a woman standing in a field looking at an industrial building

María Magdalena Campos-Pons looking at factory Sergio Gonzales (formerly Tinguaro).

Image Credit:

Emily Fry/PEM

Newhouse Center Faculty Series: Nikki A. Greene
“Sugar makes me cry”: María Magdalena Campos-Pons and the Performance of Bittersweet Histories

9/23/2019 4:30–6 PM
Newhouse Center for the Humanities
Free and open to the public

In this presentation, Newhouse Center faculty fellow Nikki A. Greene discusses her ongoing research project on black feminist performance art, “Sugar makes me cry”: María Magdalena Campos-Pons and the Performance of Bittersweet Histories.

The performances of the Cuban-born artist María Magdalena Campos-Pons articulate her radical vision of the resiliency of enslaved Africans and their descendants, and the power of black women’s bodies in particular, in ways that seamlessly encompass the worlds of Afro-Cuba and the United States. Focusing on the exhibition Alchemy of the Soul: María Magdalena Campos-Pons at the Peabody Essex Museum in Salem, Mass., in 2016, Greene will discuss how the performance of Remedios (Remedies), along with sculpture, installation, photography, and video, skillfully document the direct bittersweet histories, or historias agridulces, of Cuba and Massachusetts.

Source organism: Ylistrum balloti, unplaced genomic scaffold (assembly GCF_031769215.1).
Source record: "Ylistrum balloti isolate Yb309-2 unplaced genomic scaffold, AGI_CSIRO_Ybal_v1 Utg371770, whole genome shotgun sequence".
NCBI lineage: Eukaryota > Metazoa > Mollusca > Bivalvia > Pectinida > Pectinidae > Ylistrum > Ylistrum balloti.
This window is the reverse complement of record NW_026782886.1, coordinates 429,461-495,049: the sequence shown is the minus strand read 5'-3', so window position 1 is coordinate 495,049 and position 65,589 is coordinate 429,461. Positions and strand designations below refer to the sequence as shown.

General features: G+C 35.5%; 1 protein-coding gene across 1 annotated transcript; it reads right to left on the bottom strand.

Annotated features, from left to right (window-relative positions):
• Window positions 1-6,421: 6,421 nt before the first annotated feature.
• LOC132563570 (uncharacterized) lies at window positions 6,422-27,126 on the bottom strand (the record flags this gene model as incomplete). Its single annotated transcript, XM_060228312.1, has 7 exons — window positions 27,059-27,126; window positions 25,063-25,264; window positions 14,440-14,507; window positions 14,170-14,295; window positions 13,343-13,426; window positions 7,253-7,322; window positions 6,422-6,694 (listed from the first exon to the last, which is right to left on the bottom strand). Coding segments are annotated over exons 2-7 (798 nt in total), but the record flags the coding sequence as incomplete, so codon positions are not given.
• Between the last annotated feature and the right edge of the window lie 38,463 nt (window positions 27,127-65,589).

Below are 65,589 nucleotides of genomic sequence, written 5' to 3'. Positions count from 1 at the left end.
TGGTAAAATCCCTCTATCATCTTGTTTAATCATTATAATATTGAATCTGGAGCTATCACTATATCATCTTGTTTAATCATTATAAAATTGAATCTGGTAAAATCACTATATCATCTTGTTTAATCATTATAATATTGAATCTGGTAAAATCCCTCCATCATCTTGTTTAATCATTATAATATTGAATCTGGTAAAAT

The sonic compositions of Campos-Pons’ co-collaborator, Neil Leonard, and selections from the rumba singer Rafael “El Niño” Navarro complement the gallery experience as a journey through Campos-Pons’s native Matanzas, a center of Afro-Cuban culture, to Salem, a key location for the triangular trade of enslaved people and of goods (sugar, rum, and cod fish, for example). The late Afro-Cuban singer Celia Cruz, who proclaimed “¡azúcar!” as a complex affirmation of her own blackness, makes for a productive comparison. Both Campos-Pons and Cruz chronicle—and embody—the narrative of sugar and rum production, of enslaved laborers and suffering, and, ultimately, death, by means of performance and visual and sound aesthetics.

Nikki A. Greene is an assistant professor of art at Wellesley College.

For more information, please contact:

Lauren Cote, lcote2@wellesley.edu